The bill that advanced 7-5 from a Louisiana House committee on Wednesday would ban K-12 public school staff from teaching or discussing gender identity and sexual orientation, including during any extracurricular activity. Republican state Rep. Dodie Horton, who authored the legislation, said the bill has “nothing to do with someone’s personal lifestyle,” but rather was created to “protect all children.”

Opponents who spoke against the bill for nearly three hours — at times with tears in their eyes and a couple yelling at lawmakers — said the bill would do the opposite, harming students. Many cited that LGBTQ+ students already are at high risk of bullying and depression, and that the bill could send vulnerable members of the queer community spiraling further into depression and anxiety.

Among the opponents was Elliot Wade, a member of Louisiana Trans Advocates. He discussed the importance of being able to confide in and talk to teachers about gender identity and sexual orientation. In high school, when Wade came out as transgender, the first people he told were teachers.

“Coming out was not an option for me, it was that or death. I don’t mean that as a hyperbole, I mean that literally,” Wade told lawmakers. “If I didn’t come out and live as my truth then I was going to end my life … I wouldn’t be here talking to you today — I just wouldn’t be here. There are a lot of people who are not here, even without a bill like this passing.”

Louisiana’s bill would also require teachers to use the pronouns that align with a student’s birth sex. A similar bill, which would also require school employees to use pronouns and the name of a student that correlate with their birth certificate, also advanced out of the committee Wednesday. Both pieces of legislation have an exception if the student’s parent provides written permission to do otherwise.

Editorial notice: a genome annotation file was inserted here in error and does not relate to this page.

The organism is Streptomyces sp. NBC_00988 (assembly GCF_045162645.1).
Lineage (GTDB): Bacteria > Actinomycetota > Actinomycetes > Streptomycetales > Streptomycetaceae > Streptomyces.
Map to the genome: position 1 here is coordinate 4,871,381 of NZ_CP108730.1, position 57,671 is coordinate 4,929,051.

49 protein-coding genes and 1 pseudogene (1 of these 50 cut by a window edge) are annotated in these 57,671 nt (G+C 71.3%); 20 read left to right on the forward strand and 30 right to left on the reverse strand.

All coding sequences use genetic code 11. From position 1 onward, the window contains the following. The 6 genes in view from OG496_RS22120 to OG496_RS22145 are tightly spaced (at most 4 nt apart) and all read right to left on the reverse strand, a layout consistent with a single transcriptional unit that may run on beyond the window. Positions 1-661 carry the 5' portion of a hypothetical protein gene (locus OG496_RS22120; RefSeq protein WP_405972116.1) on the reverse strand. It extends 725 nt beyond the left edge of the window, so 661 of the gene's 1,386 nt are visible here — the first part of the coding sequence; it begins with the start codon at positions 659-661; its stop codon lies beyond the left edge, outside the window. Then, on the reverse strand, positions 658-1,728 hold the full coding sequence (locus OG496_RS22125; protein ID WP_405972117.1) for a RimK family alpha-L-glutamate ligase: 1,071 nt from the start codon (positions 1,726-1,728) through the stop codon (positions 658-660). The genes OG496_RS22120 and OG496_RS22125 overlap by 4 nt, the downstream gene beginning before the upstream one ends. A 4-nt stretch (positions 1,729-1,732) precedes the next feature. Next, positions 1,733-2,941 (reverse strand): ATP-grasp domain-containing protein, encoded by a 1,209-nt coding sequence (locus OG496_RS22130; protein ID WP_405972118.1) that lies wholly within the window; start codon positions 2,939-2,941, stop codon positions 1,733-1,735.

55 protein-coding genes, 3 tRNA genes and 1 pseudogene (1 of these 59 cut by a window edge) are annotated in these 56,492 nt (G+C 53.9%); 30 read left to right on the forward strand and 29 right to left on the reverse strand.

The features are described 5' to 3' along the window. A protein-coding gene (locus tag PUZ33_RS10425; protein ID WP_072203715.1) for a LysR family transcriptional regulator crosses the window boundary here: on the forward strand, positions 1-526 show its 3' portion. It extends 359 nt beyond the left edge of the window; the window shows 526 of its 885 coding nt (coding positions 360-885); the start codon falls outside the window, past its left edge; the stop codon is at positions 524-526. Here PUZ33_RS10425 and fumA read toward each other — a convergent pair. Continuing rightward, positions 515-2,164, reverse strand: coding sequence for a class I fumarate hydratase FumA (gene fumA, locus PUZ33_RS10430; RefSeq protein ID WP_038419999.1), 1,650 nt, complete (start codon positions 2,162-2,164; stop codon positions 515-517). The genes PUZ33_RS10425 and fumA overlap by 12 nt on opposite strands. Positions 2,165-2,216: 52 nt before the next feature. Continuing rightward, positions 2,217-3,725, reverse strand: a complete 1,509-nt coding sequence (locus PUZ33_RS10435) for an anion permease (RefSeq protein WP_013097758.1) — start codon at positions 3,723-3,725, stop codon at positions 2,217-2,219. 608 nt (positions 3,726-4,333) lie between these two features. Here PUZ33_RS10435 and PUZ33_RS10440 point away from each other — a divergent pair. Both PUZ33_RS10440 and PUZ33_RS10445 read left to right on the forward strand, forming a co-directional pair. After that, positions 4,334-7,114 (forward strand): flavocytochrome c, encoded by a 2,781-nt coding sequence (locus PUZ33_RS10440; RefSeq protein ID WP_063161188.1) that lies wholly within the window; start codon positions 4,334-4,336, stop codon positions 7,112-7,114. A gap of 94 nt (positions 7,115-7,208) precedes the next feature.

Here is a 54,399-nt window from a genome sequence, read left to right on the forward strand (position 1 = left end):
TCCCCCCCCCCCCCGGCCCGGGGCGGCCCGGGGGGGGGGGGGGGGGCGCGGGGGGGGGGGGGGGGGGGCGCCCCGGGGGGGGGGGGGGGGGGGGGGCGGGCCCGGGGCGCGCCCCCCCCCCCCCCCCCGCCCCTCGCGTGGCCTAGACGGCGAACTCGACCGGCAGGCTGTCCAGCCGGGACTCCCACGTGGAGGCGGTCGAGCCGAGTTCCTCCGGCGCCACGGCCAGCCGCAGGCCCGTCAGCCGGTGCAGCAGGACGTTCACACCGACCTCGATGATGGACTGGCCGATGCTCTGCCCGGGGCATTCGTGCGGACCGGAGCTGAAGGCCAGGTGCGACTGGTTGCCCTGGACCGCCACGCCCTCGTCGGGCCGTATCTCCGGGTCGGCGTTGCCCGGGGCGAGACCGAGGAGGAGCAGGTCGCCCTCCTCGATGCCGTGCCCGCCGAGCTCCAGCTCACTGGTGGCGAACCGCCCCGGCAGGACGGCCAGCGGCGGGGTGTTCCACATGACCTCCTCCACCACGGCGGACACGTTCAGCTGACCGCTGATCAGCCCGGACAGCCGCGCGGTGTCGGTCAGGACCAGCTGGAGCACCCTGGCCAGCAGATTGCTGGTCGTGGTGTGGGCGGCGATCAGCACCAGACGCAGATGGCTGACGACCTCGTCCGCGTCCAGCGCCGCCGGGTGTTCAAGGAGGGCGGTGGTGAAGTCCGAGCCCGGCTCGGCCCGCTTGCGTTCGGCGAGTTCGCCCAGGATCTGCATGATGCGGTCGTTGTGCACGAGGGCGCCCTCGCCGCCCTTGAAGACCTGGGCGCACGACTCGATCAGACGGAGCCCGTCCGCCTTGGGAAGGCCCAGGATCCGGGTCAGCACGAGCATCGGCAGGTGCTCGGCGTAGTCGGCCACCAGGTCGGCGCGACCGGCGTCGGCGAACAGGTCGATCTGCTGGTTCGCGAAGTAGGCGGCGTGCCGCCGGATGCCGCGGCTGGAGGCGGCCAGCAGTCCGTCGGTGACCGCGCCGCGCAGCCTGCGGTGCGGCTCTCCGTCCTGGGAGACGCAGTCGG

Republican state Rep. Raymond Crews, who authored the bill, said the legislation was created to “solidify and identify parent’s rights to raise children,” to decrease the “distraction” that he says pronouns are causing in classrooms and to protect teachers and school board members from “this type of politicization.”

The pronoun legislation in Louisiana is among a wave of interchangeable bills being considered in statehouses across the nation, which would formally allow or require schools to deadname transgender students or could out them to their parents without consent. Deadnaming refers to using the name a transgender person used prior to transitioning.